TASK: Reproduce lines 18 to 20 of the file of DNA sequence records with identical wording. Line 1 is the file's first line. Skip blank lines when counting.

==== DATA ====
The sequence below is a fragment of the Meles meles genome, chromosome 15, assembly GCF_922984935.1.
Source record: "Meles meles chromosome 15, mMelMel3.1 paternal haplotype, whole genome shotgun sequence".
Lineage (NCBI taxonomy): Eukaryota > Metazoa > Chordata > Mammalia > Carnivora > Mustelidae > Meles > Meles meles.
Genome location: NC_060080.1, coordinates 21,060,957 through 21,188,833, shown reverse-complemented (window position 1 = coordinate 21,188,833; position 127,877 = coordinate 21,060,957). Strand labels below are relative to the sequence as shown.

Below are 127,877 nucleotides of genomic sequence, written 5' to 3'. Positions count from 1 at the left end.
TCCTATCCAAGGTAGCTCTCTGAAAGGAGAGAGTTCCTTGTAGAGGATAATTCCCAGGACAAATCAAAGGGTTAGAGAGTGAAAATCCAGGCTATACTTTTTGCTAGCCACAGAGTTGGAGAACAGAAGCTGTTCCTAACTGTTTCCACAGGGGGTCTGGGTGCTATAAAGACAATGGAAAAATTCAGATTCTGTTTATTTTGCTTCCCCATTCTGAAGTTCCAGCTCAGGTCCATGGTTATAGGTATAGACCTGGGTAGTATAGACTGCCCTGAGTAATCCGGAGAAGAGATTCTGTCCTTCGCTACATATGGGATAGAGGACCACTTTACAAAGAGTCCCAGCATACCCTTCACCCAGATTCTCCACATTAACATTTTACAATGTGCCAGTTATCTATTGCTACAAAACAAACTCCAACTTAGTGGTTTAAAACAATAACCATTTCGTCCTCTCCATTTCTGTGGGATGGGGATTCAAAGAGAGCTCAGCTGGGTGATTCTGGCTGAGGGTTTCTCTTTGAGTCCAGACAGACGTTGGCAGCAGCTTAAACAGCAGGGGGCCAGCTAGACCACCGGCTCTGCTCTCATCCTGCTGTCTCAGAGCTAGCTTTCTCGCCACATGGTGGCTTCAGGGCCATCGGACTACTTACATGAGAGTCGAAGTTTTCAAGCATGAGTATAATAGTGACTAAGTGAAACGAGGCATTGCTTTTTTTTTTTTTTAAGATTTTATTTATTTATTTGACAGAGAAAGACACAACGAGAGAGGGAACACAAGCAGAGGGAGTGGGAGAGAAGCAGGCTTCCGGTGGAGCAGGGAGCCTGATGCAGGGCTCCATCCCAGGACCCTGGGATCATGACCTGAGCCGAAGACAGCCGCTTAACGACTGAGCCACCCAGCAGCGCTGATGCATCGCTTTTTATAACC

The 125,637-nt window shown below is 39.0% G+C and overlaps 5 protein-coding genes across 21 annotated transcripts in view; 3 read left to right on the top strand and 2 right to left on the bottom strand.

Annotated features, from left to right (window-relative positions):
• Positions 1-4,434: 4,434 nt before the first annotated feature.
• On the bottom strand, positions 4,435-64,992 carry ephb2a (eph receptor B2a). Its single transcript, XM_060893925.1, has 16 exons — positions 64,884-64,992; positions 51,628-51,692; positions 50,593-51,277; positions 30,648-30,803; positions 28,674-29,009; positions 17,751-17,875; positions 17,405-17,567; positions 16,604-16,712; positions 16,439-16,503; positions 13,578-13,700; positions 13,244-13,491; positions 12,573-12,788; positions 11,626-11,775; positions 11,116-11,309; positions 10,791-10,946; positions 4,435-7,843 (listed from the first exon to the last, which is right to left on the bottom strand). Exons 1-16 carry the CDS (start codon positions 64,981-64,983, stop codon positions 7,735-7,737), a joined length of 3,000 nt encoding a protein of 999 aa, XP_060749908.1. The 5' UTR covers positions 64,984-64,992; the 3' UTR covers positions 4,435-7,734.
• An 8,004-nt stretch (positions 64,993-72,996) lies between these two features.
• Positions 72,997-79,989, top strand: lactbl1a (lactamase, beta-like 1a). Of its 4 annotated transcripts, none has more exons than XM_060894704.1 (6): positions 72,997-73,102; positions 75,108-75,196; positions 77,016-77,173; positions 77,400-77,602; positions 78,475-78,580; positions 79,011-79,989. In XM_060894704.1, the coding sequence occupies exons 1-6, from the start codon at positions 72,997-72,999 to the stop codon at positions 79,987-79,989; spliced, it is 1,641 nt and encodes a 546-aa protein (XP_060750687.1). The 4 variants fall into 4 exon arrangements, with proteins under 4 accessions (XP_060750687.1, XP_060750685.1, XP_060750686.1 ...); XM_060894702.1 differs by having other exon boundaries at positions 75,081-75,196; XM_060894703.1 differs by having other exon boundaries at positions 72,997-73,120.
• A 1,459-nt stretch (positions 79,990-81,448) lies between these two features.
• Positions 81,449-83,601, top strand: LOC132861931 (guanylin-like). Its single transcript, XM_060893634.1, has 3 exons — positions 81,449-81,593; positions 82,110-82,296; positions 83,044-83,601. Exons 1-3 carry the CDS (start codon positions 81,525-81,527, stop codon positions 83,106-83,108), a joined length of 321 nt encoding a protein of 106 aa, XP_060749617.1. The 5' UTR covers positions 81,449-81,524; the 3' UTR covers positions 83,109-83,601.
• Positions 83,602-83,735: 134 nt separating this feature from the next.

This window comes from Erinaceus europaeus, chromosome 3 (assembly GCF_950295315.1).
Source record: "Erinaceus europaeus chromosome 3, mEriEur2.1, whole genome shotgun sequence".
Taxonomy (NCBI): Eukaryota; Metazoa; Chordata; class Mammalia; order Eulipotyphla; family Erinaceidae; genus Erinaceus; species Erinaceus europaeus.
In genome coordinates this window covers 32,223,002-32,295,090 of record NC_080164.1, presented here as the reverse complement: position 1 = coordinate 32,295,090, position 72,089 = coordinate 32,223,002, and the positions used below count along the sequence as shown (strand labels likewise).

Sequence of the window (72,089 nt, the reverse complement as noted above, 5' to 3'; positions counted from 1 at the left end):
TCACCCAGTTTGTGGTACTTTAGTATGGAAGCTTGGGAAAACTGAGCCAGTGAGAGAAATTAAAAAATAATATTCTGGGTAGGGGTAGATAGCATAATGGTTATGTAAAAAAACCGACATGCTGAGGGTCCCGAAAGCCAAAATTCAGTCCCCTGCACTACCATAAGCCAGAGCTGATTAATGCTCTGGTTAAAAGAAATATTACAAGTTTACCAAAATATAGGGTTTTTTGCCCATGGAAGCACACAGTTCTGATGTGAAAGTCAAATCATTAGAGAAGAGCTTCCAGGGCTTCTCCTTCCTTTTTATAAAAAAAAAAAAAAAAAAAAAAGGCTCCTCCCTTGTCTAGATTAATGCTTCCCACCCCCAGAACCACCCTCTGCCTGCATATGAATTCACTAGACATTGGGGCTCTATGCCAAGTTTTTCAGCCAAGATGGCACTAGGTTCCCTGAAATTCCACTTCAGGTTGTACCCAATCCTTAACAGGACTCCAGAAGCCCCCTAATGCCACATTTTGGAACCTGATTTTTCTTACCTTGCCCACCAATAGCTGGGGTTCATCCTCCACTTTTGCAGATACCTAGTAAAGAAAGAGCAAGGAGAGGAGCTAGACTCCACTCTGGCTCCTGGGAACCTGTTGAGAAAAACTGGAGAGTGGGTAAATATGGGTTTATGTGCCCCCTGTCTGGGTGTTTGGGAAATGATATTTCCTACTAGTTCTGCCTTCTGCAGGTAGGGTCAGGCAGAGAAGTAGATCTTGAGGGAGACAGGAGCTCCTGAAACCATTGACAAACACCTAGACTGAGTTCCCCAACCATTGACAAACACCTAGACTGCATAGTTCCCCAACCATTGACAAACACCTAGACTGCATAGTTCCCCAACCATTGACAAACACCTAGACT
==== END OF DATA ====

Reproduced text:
Taxonomy (NCBI): Eukaryota; Metazoa; Chordata; class Mammalia; order Eulipotyphla; family Erinaceidae; genus Erinaceus; species Erinaceus europaeus.
In genome coordinates this window covers 32,223,002-32,295,090 of record NC_080164.1, presented here as the reverse complement: position 1 = coordinate 32,295,090, position 72,089 = coordinate 32,223,002, and the positions used below count along the sequence as shown (strand labels likewise).

Sequence of the window (72,089 nt, the reverse complement as noted above, 5' to 3'; positions counted from 1 at the left end):